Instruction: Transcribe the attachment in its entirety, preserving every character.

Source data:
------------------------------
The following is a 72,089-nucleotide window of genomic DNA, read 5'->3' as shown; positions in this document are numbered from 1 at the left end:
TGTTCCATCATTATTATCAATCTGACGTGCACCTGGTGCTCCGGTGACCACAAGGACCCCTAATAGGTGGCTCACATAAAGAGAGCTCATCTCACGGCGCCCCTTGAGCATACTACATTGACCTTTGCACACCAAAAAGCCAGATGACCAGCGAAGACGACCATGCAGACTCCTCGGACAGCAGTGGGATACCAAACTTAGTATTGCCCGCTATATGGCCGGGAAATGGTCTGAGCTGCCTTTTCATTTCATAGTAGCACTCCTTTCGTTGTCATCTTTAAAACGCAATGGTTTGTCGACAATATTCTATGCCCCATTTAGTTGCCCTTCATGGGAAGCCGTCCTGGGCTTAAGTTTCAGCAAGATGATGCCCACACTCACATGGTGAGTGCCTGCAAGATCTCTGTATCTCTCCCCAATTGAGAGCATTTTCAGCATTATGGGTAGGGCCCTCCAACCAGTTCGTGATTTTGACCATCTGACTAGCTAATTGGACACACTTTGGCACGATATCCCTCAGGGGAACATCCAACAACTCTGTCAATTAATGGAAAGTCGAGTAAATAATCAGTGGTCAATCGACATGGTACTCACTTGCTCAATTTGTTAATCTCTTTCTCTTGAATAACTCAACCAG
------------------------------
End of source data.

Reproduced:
The following is a 72,089-nucleotide window of genomic DNA, read 5'->3' as shown; positions in this document are numbered from 1 at the left end:
TGTTCCATCATTATTATCAATCTGACGTGCACCTGGTGCTCCGGTGACCACAAGGACCCCTAATAGGTGGCTCACATAAAGAGAGCTCATCTCACGGCGCCCCTTGAGCATACTACATTGACCTTTGCACACCAAAAAGCCAGATGACCAGCGAAGACGACCATGCAGACTCCTCGGACAGCAGTGGGATACCAAACTTAGTATTGCCCGCTATATGGCCGGGAAATGGTCTGAGCTGCCTTTTCATTTCATAGTAGCACTCCTTTCGTTGTCATCTTTAAAACGCAATGGTTTGTCGACAATATTCTATGCCCCATTTAGTTGCCCTTCATGGGAAGCCGTCCTGGGCTTAAGTTTCAGCAAGATGATGCCCACACTCACATGGTGAGTGCCTGCAAGATCTCTGTATCTCTCCCCAATTGAGAGCATTTTCAGCATTATGGGTAGGGCCCTCCAACCAGTTCGTGATTTTGACCATCTGACTAGCTAATTGGACACACTTTGGCACGATATCCCTCAGGGGAACATCCAACAACTCTGTCAATTAATGGAAAGTCGAGTAAATAATCAGTGGTCAATCGACATGGTACTCACTTGCTCAATTTGTTAATCTCTTTCTCTTGAATAACTCAACCAG